Saturday, Nov. 23, 2013 | 10:55 a.m.
MACAU — In one of the last times I had talked with Mike Mecca before our visit Wednesday afternoon at Cascades lobby bar in Galaxy Macau, I accused him of fixing the Miss America Pageant.
This was in 2008, just before the show at Planet Hollywood’s Theater for the Performing Arts. Mecca asked for a prediction, and I said, “Miss Oklahoma because you’ve fixed the pageant, so she’ll win again.”
Mecca was president of Planet Hollywood at the time, and germane to that baseless accusation, is an OU graduate. Miss America had just moved to Planet Hollywood for the 2007 show, and Miss Oklahoma Lauren Nelson won that year. She replaced 2006 winner Jennifer Berry, who also was Miss Oklahoma.
As it was, Miss Michigan Kristen Haglund won in 2008, and within months Mecca was off to a place far, far removed from Oklahoma, Planet Hollywood and Las Vegas. Today, he is president and CEO of Galaxy Entertainment, running one of the biggest shows on the Cotai Strip: Galaxy Macau.
Mecca spent several years in Las Vegas beginning in the 1990s, working in Stations Casinos (Green Valley Ranch, specifically) and with Mandalay Resort Group (as president of Mandalay Bay). He also has worked in Melbourne, Australia, and Detroit but seems settled for good amid the resort boom in Macau.
His company is looking to double its presence on the Cotai Strip, upping the total number of rooms and suites to 3,600 with the addition of J.W. Marriott and Ritz-Carlton. The property will double in the amount of acreage it occupies on the Cotai Strip, taking up 1 million square meters just south of Venetian Macau and Crown Resorts’ City of Dreams.
During the week leading up to the Manny Pacquiao-Brandon Rios "The Clash in Cotai" welterweight bout at Venetian Macau across the street from Galaxy Macau, Mecca sat for about a half hour to talk about his life and career post-Las Vegas:
You and your wife, Sandy, are on the cover of an animal-lovers magazine here in Macau. What’s that all about?
There is a foundation in Macau called Anima, and Ed Tracy over at the Sands China (who runs Venetian Macau) — who has become a great friend, as well as a friendly competitor — he and his wife, Janet, started a magazine called Pets & Hugs. Janet Tracy and their dog, Shu Mai, were on the first edition of the magazine, and they asked if Sandy and I would be on the second edition. It was great fun to do with our two Springer Spaniels, Annie and Jersey, who made the trip from Las Vegas to Macau, and now they’re gong to interview other dog owners and dog lovers in the future.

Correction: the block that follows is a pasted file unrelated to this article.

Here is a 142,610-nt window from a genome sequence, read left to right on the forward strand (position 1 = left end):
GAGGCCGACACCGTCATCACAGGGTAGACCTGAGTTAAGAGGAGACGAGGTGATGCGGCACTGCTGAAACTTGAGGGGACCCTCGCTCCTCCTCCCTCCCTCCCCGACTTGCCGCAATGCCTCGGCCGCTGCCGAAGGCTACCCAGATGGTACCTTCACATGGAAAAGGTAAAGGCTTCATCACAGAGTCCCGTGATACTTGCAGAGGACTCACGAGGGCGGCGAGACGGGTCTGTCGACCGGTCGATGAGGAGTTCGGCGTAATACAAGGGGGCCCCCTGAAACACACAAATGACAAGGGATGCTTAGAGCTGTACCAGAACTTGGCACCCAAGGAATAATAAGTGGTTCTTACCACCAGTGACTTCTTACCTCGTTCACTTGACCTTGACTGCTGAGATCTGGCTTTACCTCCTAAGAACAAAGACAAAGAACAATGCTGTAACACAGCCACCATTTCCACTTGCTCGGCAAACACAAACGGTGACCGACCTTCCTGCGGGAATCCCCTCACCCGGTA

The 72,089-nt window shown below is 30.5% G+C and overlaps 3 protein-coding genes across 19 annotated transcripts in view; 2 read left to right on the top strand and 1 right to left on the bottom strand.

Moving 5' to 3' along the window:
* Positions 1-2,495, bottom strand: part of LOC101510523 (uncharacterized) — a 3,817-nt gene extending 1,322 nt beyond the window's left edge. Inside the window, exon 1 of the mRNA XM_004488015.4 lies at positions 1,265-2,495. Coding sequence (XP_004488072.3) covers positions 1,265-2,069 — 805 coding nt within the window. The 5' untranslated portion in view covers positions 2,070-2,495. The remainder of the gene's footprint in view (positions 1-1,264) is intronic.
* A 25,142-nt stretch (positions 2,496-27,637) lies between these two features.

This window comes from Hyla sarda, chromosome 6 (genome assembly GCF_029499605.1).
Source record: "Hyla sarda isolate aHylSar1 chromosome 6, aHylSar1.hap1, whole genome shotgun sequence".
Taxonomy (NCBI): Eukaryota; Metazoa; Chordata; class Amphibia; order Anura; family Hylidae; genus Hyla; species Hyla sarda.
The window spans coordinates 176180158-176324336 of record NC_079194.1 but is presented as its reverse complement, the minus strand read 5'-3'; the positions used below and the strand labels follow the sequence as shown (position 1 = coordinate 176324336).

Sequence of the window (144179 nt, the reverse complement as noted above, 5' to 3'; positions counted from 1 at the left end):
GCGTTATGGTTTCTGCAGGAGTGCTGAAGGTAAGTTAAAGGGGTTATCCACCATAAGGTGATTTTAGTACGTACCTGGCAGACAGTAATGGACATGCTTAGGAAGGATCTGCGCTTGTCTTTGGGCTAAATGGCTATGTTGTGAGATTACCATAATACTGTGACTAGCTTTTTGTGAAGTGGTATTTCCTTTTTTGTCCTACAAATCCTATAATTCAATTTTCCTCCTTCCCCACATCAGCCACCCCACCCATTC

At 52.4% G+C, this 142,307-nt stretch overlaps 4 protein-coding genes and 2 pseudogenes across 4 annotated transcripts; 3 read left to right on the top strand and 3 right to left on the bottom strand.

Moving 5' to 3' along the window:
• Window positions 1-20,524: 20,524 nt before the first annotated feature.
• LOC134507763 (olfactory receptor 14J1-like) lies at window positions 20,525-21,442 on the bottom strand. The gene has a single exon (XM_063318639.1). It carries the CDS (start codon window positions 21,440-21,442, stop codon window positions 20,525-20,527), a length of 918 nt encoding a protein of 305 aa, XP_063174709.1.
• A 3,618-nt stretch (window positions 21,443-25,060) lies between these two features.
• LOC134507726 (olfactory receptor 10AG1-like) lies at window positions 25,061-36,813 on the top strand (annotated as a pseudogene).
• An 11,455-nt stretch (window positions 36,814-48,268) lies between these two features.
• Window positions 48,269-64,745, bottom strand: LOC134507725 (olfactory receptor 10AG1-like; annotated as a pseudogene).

Anima is a great cause. It’s supported by Steve and Andrea Wynn, as well, and they hosted a great fundraiser several months ago that was supported by all the major casinos and a lot of other prominent businesses in Macau. Sandy and I go out there occasionally because they have a program where individuals can take two of the dogs living at the shelter and take them for a walk.
I am feeling a lot of community here, a sense of community someone who has never been here might not expect.
Where do you and Sandy live?
Well, the main island is Macau, and when you cross the bridge, you come to Taipa, then you go from Taipa to Cotai, then from Cotai to Coloane. We live just over the bridge in Taipa, so we are somewhat away from the property on the Cotai Strip.
But when you go from Las Vegas, living in Las Vegas — to, as Sandy and I did in the mid-’90s, we moved to Melbourne, Australia, and lived there for four years. We lived in Detroit and helped develop one of the properties there. Wherever you go, you have to be a bit adventurous, you have to be willing to embrace the new culture and to enjoy it. That’s what Ed and Janet are doing, and that’s what Sandy and I are doing, as well.
What does Macau do uniquely well; what is its singular appeal?
Whenever you go to a new municipality that offers casino-resorts, it takes a true partnership between government and the operators. The vision of the central government of mainland China was to establish in Macau a holiday destination for people who live in mainland China. To fulfill that promise, the central government has developed infrastructure enhancements that allow flow into both Hong Kong and Macau. There is a high-speed rail system, there is a light-rail system that is being built once you arrive in Macau and Hong Kong …
From where do these rail systems originate?
From the major cities inland. Beijing, Shanghai and Wuhan through Dongjiao into Zhuhai and the border cities.
These are all major population centers.